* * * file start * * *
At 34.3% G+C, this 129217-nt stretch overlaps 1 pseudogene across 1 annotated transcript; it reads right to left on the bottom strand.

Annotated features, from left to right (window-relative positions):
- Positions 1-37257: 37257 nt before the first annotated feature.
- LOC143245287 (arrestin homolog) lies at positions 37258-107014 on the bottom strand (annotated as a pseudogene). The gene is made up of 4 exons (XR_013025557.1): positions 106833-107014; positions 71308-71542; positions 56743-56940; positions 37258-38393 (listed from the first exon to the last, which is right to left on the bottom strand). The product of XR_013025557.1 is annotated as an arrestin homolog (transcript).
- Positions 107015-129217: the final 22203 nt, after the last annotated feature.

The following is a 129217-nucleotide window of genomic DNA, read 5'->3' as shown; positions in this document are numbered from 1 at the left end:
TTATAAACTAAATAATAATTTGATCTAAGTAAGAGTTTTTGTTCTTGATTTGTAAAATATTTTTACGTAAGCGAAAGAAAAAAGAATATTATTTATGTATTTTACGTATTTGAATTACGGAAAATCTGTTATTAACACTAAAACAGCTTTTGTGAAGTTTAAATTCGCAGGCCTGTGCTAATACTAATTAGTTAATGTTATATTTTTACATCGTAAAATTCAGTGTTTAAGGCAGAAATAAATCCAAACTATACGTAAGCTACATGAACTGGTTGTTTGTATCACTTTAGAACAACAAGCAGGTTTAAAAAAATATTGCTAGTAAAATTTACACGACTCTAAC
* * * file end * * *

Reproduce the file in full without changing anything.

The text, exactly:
At 34.3% G+C, this 129217-nt stretch overlaps 1 pseudogene across 1 annotated transcript; it reads right to left on the bottom strand.

Annotated features, from left to right (window-relative positions):
- Positions 1-37257: 37257 nt before the first annotated feature.
- LOC143245287 (arrestin homolog) lies at positions 37258-107014 on the bottom strand (annotated as a pseudogene). The gene is made up of 4 exons (XR_013025557.1): positions 106833-107014; positions 71308-71542; positions 56743-56940; positions 37258-38393 (listed from the first exon to the last, which is right to left on the bottom strand). The product of XR_013025557.1 is annotated as an arrestin homolog (transcript).
- Positions 107015-129217: the final 22203 nt, after the last annotated feature.

The following is a 129217-nucleotide window of genomic DNA, read 5'->3' as shown; positions in this document are numbered from 1 at the left end:
TTATAAACTAAATAATAATTTGATCTAAGTAAGAGTTTTTGTTCTTGATTTGTAAAATATTTTTACGTAAGCGAAAGAAAAAAGAATATTATTTATGTATTTTACGTATTTGAATTACGGAAAATCTGTTATTAACACTAAAACAGCTTTTGTGAAGTTTAAATTCGCAGGCCTGTGCTAATACTAATTAGTTAATGTTATATTTTTACATCGTAAAATTCAGTGTTTAAGGCAGAAATAAATCCAAACTATACGTAAGCTACATGAACTGGTTGTTTGTATCACTTTAGAACAACAAGCAGGTTTAAAAAAATATTGCTAGTAAAATTTACACGACTCTAAC